One thing’s for sure, having tried my hand at blending whisky, it’s bloody difficult, and those at the top of the game David Stewart (William Grant & Sons), Rachel Barrie (Morrison Bowmore) and Richard Paterson (Whyte & Mckay) are masters of their art – highly prized and with noses insured for over £2.5m. I’m not going to tell them they’re making an inferior product.
Older whisky is better whisky (and don’t trust a NAS)
This is another myth constructed as a marketing tool. In this case, the cachet around older whisky developed while the industry was going through a significant downturn. Producers found themselves sitting on a large inventory that they couldn’t shift. This meant whisky was gradually ageing, evaporating and costing them more to store. As a result, they started to promote the idea that older whisky was better.
Now, older whisky is often more expensive – and this is often also used as an explanation that it must be better. But this really just speaks to the fact that older whisky costs the producer more. It sits in a warehouse taking up shelf space for longer; and it is likely to be rarer as fewer casks will have been kept that long, and the angel’s share will have been greater. As a result, the consumer will end up paying more, so it makes sense to tell them that they’re getting a premium product.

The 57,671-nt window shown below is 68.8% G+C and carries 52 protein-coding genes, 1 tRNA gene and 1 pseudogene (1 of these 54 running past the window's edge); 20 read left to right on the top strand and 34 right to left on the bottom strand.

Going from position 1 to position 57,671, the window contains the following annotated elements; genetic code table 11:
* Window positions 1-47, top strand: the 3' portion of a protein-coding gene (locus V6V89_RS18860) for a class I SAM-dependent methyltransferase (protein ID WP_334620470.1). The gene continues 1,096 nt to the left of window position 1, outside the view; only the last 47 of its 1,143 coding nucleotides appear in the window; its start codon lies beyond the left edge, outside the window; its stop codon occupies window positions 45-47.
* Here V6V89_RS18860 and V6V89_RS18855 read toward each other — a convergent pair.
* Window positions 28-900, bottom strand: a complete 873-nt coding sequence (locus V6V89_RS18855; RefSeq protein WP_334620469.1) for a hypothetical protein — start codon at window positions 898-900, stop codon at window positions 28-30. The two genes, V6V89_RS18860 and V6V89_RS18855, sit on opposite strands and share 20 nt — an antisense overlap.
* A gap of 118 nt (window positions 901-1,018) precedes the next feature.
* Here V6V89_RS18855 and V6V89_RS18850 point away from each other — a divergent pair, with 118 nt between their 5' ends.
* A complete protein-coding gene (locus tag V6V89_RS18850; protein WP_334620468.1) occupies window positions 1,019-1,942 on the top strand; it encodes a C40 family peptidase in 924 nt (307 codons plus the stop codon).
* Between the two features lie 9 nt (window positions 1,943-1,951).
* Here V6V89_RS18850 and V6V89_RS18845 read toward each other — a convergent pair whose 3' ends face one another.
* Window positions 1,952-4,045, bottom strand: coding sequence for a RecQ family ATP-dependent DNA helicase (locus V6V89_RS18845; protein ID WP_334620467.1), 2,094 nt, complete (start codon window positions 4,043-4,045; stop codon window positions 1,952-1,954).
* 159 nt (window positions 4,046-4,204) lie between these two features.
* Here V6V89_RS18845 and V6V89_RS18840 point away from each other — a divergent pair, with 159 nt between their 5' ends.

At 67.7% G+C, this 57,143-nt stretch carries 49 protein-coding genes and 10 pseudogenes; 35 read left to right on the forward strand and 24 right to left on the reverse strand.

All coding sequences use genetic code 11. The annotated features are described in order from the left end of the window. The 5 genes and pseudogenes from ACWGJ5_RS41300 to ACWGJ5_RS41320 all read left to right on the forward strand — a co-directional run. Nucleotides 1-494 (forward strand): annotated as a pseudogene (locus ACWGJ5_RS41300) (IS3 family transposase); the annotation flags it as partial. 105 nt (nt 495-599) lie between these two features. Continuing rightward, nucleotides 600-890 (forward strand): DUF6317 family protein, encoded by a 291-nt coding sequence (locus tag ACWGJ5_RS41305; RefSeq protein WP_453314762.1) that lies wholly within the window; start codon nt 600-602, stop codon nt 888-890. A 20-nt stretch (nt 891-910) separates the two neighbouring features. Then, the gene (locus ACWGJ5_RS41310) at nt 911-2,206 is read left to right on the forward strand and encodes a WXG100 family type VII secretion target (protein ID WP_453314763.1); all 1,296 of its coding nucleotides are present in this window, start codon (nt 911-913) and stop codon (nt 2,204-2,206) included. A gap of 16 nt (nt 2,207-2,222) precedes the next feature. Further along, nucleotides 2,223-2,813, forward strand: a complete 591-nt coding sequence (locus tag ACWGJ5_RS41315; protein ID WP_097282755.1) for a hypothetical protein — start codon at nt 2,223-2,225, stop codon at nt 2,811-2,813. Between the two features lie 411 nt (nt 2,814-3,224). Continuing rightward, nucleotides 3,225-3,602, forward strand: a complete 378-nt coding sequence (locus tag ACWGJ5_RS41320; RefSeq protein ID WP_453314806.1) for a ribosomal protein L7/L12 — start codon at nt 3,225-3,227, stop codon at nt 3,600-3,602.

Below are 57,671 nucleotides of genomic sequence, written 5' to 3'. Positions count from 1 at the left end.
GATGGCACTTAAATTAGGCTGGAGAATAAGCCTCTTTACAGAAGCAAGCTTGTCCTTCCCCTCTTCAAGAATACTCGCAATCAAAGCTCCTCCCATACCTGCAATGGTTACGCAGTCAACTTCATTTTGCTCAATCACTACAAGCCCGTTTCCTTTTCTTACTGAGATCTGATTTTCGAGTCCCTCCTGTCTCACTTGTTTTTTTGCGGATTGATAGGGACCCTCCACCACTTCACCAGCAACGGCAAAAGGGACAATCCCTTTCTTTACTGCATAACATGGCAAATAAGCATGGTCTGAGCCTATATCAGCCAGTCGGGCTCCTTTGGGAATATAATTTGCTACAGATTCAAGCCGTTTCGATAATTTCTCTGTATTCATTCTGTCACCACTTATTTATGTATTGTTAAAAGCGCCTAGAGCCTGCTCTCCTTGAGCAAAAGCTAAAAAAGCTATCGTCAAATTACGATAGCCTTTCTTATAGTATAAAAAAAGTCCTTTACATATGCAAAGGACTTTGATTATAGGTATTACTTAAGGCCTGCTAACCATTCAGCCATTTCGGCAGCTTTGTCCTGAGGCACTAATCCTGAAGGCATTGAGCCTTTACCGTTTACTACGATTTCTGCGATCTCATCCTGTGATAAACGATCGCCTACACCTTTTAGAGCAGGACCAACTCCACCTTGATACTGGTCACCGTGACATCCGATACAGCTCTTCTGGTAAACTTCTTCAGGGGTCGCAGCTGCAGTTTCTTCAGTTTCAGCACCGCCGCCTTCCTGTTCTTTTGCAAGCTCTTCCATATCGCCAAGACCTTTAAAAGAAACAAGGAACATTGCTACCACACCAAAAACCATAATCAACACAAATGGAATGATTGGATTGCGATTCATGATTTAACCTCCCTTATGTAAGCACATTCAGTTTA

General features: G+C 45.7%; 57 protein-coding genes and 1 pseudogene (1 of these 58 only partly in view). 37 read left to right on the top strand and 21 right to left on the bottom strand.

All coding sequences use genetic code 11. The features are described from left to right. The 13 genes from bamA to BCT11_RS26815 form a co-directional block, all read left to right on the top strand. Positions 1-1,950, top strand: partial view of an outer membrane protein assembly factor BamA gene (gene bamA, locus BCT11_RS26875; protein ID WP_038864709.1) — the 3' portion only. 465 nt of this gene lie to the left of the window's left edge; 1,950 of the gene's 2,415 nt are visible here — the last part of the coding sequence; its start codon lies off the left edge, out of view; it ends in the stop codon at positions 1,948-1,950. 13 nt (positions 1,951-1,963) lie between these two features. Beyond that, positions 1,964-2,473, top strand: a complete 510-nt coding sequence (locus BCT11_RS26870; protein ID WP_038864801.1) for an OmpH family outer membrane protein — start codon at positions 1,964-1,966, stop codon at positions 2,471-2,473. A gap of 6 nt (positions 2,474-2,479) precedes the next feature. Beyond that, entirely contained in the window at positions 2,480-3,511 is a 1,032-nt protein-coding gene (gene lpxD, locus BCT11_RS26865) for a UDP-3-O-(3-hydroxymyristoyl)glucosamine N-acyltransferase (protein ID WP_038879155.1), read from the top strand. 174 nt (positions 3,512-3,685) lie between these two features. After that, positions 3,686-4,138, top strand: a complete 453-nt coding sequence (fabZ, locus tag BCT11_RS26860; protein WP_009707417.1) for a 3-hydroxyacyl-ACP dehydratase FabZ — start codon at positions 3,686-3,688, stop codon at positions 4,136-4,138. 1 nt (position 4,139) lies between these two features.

And sure, there are great old whiskies, and there are great young whiskies but the whisky is ready when it is ready. If that’s three years or twenty-three years is up to the distiller or blender (he or, more likely, she, of the £2.5m nose) to determine, and ultimately of course, as with all food and drink – taste is subjective. You might prefer older whiskies or younger whiskies, but neither is demonstrably better than the other.
Now, as for NAS (non-age statement) whisky, the myth here is actually one that hasn’t started within the industry. It is, in fact, largely consumer snobbery that claims that NAS whisky is not as good as your 10, 12, 15 plus-year-old expressions.
First (hooray), some law. If an age appears on a bottle of whisky it must be the age of the youngest whisky in the bottle. This is to avoid distillers taking advantage of the widespread belief that older = better, dropping a teaspoon of 25-year-old malt into a bottle of new make spirit, and calling it 25-year-old whisky.
This was all well and good when the industry was (relatively) in the doldrums, but with the recent resurgence of whisky consumption have come concerns about the threat of whisky shortages (shock, horror! Keeps me awake at night – not really, I’ve got loads). This has, completely coincidentally I am sure – coincided with a trend towards no age statement expressions often with intimidating Gaelic or Norse sounding names.
These exist primarily to enable producers to better manage their inventories. If a distillery is running low on ten-year-old casks (because in 2007 they didn’t predict the growth in the industry) they might need to pad a batch out with younger whisky. Given that they (may) have spent many years telling people that older is better so they can sell more of their 15- and 18-year-old expressions, they may not want to launch a 6-year-old (even if it is only 1% six-year-old malt in 99% 10-year-old) so they top up the batch with a little six-year-old, a little four-year-old, some ten-year-old and some twelve-year-old, and because Scotch Whisky Association rules mean if they wanted to put an age on that bottle it would have to be a 4, they call it “sguabadh làr” instead.